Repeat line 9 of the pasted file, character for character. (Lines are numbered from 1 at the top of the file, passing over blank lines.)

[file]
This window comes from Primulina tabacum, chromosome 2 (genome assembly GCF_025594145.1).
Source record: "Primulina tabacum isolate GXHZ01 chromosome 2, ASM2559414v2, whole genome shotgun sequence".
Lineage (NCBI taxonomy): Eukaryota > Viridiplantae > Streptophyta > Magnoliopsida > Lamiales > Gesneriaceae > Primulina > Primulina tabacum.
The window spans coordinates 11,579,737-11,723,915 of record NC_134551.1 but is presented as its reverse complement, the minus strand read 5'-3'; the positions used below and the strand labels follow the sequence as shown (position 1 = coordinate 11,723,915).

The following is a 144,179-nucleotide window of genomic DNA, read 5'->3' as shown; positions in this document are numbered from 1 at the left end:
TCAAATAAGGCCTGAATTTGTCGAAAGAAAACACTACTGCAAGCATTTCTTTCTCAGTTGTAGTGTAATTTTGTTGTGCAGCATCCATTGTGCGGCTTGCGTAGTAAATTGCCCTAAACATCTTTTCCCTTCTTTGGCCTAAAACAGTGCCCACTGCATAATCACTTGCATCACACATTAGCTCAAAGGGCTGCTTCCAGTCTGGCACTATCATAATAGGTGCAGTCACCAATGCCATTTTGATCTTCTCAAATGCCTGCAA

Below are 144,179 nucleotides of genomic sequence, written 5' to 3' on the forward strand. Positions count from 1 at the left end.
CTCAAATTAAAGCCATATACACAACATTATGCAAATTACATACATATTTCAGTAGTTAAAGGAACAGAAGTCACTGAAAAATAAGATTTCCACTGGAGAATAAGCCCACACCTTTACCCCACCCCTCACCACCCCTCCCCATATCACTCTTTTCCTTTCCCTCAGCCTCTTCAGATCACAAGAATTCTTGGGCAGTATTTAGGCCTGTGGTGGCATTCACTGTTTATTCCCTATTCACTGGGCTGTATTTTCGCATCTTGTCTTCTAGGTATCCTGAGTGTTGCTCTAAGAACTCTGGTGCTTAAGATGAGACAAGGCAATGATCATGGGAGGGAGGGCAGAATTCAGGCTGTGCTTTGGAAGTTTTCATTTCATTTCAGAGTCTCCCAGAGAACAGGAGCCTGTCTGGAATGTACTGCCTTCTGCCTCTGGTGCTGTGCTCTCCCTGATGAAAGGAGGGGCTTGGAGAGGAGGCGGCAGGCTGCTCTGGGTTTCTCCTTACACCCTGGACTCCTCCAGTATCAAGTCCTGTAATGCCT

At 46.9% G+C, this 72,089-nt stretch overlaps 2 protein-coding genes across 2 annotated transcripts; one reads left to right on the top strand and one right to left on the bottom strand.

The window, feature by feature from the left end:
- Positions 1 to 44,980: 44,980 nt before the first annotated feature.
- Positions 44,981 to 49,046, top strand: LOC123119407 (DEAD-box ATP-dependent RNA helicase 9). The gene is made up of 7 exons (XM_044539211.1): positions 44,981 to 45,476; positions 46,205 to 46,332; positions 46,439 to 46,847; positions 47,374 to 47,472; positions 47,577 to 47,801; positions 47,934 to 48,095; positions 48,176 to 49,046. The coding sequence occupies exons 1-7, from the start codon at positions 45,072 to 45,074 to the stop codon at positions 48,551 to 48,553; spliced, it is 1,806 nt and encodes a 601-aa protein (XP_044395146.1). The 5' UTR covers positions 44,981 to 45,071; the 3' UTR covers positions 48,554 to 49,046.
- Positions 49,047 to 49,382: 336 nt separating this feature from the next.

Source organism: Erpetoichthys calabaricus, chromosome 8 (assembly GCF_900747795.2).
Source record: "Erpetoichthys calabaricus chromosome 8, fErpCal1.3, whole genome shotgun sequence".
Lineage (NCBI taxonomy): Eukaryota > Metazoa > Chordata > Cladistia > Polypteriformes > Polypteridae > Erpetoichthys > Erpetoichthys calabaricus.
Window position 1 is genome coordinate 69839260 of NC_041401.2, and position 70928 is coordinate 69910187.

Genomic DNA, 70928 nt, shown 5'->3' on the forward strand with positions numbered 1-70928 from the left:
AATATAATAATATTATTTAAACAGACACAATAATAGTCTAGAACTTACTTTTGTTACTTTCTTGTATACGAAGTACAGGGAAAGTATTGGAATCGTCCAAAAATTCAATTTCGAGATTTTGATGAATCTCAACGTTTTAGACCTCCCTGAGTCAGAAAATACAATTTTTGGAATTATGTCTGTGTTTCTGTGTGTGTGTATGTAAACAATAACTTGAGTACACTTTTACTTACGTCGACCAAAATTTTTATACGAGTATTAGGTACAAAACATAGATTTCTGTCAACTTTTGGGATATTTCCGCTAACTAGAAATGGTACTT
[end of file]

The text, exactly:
At 46.9% G+C, this 72,089-nt stretch overlaps 2 protein-coding genes across 2 annotated transcripts; one reads left to right on the top strand and one right to left on the bottom strand.